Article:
Editor’s Note: Every other Friday, Internet Creations employees of all levels of Salesforce expertise will share their experiences with Trailhead trails and modules to help you get the most out of your Trailhead time. In this review, Alex Liston, Sales Development Representative at Internet Creations, provides her perspective on the Admin Beginner trail.
Having my very first introduction to Salesforce be the Learn CRM Essentials trail included in Trailhead, I was excited to hop into the Admin Beginner trail to start my #AwesomeAdmin journey into the basics of the platform. I am currently beginning my adventure as a Salesforce end user in a Sales capacity, having spent the last four years interacting with a different CRM platform from both a sales rep and sales operations perspective.
While the Learn CRM Essentials trail was certainly beneficial for learning how to effectively navigate through Salesforce, the basic concepts reviewed were similar to those in other CRM platforms. Previously, I had gathered from chatter (pun intended) around different offices that Salesforce is much more customizable and user-friendly, especially pertaining to admin customizations, than other platforms. I was hoping that the Admin Beginner trail would really give me some insight into the validity of those rumors. (Spoiler alert: It did!)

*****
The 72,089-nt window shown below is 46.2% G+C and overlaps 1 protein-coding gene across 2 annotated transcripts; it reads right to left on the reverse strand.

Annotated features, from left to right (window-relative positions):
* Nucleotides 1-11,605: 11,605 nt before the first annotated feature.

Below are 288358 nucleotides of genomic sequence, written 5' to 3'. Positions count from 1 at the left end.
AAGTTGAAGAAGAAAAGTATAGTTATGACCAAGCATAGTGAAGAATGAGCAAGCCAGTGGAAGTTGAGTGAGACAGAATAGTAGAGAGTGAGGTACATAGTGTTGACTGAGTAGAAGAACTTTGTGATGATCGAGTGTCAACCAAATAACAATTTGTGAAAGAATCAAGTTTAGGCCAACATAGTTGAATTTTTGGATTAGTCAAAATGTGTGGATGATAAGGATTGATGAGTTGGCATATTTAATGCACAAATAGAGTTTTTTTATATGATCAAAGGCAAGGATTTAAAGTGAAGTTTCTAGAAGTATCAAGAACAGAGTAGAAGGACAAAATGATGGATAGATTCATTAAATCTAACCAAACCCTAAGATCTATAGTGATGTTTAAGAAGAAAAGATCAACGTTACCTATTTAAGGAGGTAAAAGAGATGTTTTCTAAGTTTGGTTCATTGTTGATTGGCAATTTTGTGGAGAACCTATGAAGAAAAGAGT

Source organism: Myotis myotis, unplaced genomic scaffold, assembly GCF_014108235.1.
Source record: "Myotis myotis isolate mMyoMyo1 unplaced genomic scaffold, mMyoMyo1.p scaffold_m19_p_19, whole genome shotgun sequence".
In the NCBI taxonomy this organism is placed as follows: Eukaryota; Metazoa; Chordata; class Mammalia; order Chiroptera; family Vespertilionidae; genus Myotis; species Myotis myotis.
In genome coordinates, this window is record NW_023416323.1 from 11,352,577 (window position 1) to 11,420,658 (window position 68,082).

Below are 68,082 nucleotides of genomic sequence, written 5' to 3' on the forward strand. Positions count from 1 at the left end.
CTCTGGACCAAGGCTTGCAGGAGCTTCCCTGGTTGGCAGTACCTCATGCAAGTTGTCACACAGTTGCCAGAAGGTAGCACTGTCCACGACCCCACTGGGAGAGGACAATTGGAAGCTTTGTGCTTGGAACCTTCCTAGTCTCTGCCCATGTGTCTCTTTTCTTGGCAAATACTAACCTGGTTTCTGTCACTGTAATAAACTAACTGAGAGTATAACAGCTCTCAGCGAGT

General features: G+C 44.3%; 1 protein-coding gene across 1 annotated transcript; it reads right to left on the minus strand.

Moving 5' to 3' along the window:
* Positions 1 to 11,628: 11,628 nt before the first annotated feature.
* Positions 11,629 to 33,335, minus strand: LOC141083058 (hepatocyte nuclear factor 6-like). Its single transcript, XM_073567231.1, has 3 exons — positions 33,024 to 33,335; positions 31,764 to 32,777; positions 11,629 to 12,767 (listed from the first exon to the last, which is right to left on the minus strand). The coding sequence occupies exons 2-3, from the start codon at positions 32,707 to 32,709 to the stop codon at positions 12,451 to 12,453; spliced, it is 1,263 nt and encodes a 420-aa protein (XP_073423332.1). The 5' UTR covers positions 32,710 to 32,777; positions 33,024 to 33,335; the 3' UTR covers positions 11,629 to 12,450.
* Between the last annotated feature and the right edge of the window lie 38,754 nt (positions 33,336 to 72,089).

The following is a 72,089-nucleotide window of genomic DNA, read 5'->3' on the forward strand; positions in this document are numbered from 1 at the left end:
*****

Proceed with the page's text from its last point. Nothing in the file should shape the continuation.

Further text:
At first, the Admin Beginner trail was a bit intimidating, as it consists of eight different modules, each with 2-6 units. That said, they seemed to fly by as Salesforce kept the units short and interactive. I had also learned from the previous trail that after each module, save the “Getting Started with…” module, I would be rewarded with a Salesforce certification badge, which would allow me to post directly to my LinkedIn and show off my newly acquired skills right from Trailhead.
The first module, Salesforce Platform Basics, may be a little redundant if you’ve already completed the Learn CRM Essentials trail, but as a result, I completed it much quicker than the suggested time. The module is more of a high-level overview of how Salesforce can be utilized by an entire organization, as opposed to just the Sales/Support departments. It also breaks down the architecture of the platform and explains the common terminology associated with the platform. This module definitely left me feeling more comfortable with the commonly used language (i.e., APIs, Declarative vs. Programmatic, Multitenancy), wondering why nearly every facet of any organization (aka org) wouldn’t use Salesforce, and even wanting to learn to code a bit!
The Data Modeling module was more complicated than the previous, as it is building on what you’ve already learned, and therefore the interactivity of it was extremely beneficial. While I’ll admit at first I was having a little trouble understanding the concepts, actually going in and being able to visualize the process by creating objects, fields, and relationships really helped bring all aspects of the module together. The final unit walks you through the Schema Builder feature, which allows you to do what the rest of the module had shown just in a quicker, drag-and-drop format.
The Data Management module was very quick and to the point. Here, Trailhead shows you where to go and how to import as well as export data. The importing portions provides a file to download that you will then have to import into the Developer Environment, which is a great way to familiarize the end user with the very easy process.